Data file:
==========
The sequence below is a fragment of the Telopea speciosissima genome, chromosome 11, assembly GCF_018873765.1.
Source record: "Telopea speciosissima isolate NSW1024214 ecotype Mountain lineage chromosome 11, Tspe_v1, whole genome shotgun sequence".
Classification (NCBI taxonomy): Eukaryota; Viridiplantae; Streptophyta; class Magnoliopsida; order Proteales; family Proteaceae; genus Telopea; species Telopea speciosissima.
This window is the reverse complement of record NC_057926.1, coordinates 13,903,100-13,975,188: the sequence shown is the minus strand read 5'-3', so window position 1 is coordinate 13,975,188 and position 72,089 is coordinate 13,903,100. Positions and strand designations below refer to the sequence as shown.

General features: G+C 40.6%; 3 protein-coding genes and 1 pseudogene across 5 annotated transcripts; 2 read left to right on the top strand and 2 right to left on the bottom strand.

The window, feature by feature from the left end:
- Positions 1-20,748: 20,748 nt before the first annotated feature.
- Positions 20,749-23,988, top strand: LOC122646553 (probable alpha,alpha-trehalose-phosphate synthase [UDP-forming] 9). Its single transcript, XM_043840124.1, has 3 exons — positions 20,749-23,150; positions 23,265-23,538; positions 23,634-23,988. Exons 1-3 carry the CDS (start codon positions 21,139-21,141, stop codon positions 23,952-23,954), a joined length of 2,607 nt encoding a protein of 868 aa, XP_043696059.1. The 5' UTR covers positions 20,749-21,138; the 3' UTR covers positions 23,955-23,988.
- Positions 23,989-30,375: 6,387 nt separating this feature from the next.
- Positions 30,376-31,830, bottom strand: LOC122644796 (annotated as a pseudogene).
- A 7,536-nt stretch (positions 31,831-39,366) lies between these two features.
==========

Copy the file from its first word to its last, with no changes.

The sequence below is a fragment of the Telopea speciosissima genome, chromosome 11, assembly GCF_018873765.1.
Source record: "Telopea speciosissima isolate NSW1024214 ecotype Mountain lineage chromosome 11, Tspe_v1, whole genome shotgun sequence".
Classification (NCBI taxonomy): Eukaryota; Viridiplantae; Streptophyta; class Magnoliopsida; order Proteales; family Proteaceae; genus Telopea; species Telopea speciosissima.
This window is the reverse complement of record NC_057926.1, coordinates 13,903,100-13,975,188: the sequence shown is the minus strand read 5'-3', so window position 1 is coordinate 13,975,188 and position 72,089 is coordinate 13,903,100. Positions and strand designations below refer to the sequence as shown.

General features: G+C 40.6%; 3 protein-coding genes and 1 pseudogene across 5 annotated transcripts; 2 read left to right on the top strand and 2 right to left on the bottom strand.

The window, feature by feature from the left end:
- Positions 1-20,748: 20,748 nt before the first annotated feature.
- Positions 20,749-23,988, top strand: LOC122646553 (probable alpha,alpha-trehalose-phosphate synthase [UDP-forming] 9). Its single transcript, XM_043840124.1, has 3 exons — positions 20,749-23,150; positions 23,265-23,538; positions 23,634-23,988. Exons 1-3 carry the CDS (start codon positions 21,139-21,141, stop codon positions 23,952-23,954), a joined length of 2,607 nt encoding a protein of 868 aa, XP_043696059.1. The 5' UTR covers positions 20,749-21,138; the 3' UTR covers positions 23,955-23,988.
- Positions 23,989-30,375: 6,387 nt separating this feature from the next.
- Positions 30,376-31,830, bottom strand: LOC122644796 (annotated as a pseudogene).
- A 7,536-nt stretch (positions 31,831-39,366) lies between these two features.